A manager of a fashion shop in Jerusalem’s largest shopping mall hadn’t seen her store this quiet in more than a decade. Now, as then, fear of being the next victim of Israeli-Palestinian violence is keeping consumers at home.
Sales in Israel’s commercial centers fell 13 percent in October amid the deadliest violence between Israelis and Palestinians since last year’s Gaza war, according to data compiled by Retail Information Systems Ltd., an independent research company.
“People are scared,” said Alex Zabezhinsky, chief economist at Meitav Dash Investment House Ltd., the country’s second-largest money manager. “They buy necessary items like food and drugs. Beyond that, things like clothing, cafes, restaurants and stores out along the streets, take a hit.”
Private consumption historically has been hit hard in the recurring rounds of fighting between Israelis and Palestinians. With exports sluggish, household shopping is the steady driver of Israel’s economic growth this year, the Bank of Israel said in a statement last month. The skittishness of shoppers could become a significant drag if the violence persists.
The current wave of fighting has killed 12 Israelis and about 80 Palestinians, most of them attackers. That compares with more than 1,000 Israelis and over 4,000 Palestinians killed in the five year-Palestinian uprising against Israel that began in September 2000.
Stores carrying non-essentials such as fashion accounted for more than two-thirds of last month’s decline reported by RIS. The violence was a blow to retailers who until the third quarter were enjoying a relatively good year. While the impact of the violence on private consumption will be “moderate,” that only holds true if the attacks end soon, the Bank of Israel said.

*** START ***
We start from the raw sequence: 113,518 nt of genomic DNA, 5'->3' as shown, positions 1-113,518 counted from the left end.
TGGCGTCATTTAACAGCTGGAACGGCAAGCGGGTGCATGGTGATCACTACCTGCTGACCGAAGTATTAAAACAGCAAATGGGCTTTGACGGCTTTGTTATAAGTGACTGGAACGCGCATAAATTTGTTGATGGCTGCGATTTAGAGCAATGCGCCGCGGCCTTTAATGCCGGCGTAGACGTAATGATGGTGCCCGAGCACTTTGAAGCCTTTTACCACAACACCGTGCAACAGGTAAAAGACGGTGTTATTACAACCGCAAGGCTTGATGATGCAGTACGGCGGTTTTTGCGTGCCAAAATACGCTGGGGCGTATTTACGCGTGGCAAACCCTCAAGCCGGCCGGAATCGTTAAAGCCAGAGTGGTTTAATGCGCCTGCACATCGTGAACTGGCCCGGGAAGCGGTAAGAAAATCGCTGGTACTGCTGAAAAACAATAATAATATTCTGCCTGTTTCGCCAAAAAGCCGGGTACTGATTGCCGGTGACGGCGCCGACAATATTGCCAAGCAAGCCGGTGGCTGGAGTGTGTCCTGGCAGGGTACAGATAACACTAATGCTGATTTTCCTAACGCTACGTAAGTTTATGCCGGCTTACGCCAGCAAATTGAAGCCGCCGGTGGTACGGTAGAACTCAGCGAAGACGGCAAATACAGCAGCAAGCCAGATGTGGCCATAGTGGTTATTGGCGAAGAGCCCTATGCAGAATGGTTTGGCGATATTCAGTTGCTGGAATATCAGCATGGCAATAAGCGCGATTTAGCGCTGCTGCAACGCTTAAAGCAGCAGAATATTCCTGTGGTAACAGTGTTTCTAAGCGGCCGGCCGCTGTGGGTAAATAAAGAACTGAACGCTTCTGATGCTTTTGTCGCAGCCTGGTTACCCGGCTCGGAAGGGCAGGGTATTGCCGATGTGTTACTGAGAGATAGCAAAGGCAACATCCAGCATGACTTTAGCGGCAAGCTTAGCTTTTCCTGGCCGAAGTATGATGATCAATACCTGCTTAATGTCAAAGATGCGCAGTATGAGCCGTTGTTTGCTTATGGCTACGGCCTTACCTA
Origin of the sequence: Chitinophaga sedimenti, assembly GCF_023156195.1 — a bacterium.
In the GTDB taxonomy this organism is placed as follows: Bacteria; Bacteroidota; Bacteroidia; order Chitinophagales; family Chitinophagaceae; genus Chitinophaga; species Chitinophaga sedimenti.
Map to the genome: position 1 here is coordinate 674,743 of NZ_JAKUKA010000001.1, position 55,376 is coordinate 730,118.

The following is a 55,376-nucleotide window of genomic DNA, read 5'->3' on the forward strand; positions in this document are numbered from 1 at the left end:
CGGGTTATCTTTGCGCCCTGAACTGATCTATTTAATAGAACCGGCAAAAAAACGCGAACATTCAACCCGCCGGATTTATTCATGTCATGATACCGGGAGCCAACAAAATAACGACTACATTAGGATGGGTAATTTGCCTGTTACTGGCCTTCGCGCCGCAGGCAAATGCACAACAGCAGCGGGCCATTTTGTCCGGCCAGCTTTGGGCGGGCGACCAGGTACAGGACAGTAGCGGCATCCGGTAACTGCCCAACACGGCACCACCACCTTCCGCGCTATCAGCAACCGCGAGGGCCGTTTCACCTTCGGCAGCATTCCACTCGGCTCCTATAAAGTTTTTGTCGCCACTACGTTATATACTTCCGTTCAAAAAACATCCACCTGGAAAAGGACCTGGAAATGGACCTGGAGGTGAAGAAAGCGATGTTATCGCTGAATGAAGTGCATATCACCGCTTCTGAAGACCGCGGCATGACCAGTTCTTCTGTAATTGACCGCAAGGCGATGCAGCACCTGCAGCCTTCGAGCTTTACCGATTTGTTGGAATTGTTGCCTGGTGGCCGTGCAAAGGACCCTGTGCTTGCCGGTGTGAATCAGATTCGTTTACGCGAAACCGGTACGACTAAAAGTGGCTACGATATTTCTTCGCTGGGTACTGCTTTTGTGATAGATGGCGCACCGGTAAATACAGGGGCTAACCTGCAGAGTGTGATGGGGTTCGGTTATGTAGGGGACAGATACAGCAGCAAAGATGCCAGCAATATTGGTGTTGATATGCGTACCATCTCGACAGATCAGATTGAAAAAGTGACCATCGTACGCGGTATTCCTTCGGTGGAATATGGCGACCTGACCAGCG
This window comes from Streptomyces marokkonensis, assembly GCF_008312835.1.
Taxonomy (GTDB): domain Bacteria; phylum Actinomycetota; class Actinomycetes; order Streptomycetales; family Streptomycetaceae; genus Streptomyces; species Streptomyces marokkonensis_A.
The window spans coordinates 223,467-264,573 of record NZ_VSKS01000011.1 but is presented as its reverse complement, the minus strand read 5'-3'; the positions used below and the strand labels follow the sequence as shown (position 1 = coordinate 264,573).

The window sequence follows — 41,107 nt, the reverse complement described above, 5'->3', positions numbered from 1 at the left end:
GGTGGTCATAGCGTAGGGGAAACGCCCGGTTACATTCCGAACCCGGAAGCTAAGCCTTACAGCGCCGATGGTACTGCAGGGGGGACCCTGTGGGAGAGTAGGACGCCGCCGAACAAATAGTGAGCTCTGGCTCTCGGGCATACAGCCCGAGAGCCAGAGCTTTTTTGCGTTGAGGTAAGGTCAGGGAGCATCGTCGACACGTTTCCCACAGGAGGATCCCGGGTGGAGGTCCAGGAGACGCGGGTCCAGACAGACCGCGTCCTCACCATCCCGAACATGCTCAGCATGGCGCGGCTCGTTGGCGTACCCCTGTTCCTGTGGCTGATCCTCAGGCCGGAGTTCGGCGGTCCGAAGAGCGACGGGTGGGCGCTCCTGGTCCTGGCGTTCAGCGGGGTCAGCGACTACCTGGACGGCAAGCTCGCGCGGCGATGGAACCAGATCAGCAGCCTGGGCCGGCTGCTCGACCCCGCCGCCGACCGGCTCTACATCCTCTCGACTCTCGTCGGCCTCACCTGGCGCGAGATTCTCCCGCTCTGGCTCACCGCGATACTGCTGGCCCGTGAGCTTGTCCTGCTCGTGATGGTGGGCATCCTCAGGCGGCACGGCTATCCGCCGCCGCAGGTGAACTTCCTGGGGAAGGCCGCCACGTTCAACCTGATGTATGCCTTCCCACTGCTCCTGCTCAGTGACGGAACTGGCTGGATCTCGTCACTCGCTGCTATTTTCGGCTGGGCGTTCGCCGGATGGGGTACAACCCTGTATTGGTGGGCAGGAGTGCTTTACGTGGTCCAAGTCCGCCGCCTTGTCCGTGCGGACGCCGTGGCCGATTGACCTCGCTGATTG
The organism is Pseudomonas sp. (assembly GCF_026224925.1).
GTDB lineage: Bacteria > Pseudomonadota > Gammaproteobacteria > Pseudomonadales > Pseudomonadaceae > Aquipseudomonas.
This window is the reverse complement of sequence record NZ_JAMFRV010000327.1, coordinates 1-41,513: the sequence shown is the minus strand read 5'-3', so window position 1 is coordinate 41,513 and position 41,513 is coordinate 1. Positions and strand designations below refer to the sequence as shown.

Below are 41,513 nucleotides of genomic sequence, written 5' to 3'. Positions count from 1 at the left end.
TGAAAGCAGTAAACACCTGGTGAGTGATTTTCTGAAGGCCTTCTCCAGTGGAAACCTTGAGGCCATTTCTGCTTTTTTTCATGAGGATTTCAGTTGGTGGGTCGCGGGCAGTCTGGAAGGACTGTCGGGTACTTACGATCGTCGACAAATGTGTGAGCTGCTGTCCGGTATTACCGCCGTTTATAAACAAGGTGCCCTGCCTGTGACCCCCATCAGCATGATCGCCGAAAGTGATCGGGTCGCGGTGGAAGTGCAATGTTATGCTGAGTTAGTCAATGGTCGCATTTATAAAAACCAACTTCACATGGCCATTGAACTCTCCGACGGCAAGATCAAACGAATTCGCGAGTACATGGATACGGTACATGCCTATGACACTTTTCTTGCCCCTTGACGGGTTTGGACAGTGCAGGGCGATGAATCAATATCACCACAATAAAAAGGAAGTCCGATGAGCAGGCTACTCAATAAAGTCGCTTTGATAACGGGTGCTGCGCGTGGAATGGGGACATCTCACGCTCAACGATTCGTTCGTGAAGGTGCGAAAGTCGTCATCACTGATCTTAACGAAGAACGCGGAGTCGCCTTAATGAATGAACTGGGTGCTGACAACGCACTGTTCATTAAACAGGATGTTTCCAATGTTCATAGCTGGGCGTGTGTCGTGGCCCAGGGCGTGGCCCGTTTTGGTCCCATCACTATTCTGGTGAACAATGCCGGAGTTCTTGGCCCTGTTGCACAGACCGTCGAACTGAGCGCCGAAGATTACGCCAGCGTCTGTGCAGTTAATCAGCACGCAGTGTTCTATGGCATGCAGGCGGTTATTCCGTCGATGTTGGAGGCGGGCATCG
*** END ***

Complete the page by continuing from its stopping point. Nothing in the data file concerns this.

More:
The fear permeating the country is amplified by incessant coverage of the attacks on traditional and social media, said Gideon Avrami, chief executive officer of Azrieli Group’s Malha Mall, the biggest in Jerusalem.
“The Israeli public still hasn’t gone back to normal, because the situation around the country hasn’t yet calmed down,” said Avrami. Security has been upgraded in coordination with Israeli police to “create a safe feeling and mood for our clients and visitors,” he said.
The decline in shoppers was far more noticeable in open shopping areas, which are harder to secure, he added.
Azrieli Group and Melisron Ltd., two of the largest mall operators in Israel, decided to act. To entice shoppers back, they began offering discount coupons, some for as little as $12.
Even though mall operators haven’t yet seen profit drop, their business model relies on the ability of retailers to produce income, according to Sagi Stein, chief executive officer at Migdal Mutual Funds, a unit of the biggest minority shareholder of both Azrieli and Melisron.
Melisron generates all its profit from shopping centers. While that accounted for 14 percent of Azrieli’s second-quarter revenue, the company has stated it will focus on corporate real estate and sell its other assets. Melisron, which has gained 24 percent this year, fell 7.5 percent in October in Tel Aviv. Azrieli, up 16 percent this year, lost 3.3 percent.
Fox Wizel Ltd., which operates a chain of retail fashion stores in malls, sank 13 percent in October.
Historically, Israel’s economy tends to bounce back quickly from these dips. Private consumption jumped almost 40 percent in the quarter following last year’s Gaza war, after falling 12 percent during the fighting, according to government data.
Still, Israeli businesses are haunted by memories of the last Palestinian uprising. The nation’s gross domestic product increased just 0.1 percent in 2001 and contracted the same amount the following year, the worst economic performance since Israel’s birth, according to the Central Bureau of Statistics.
As long as this fear persists, shoppers will stay away. Declining sales could force retailers to cut jobs, which would curb spending even more, said Zabezhinsky. If the violence continues, $12 coupons could be only the beginning.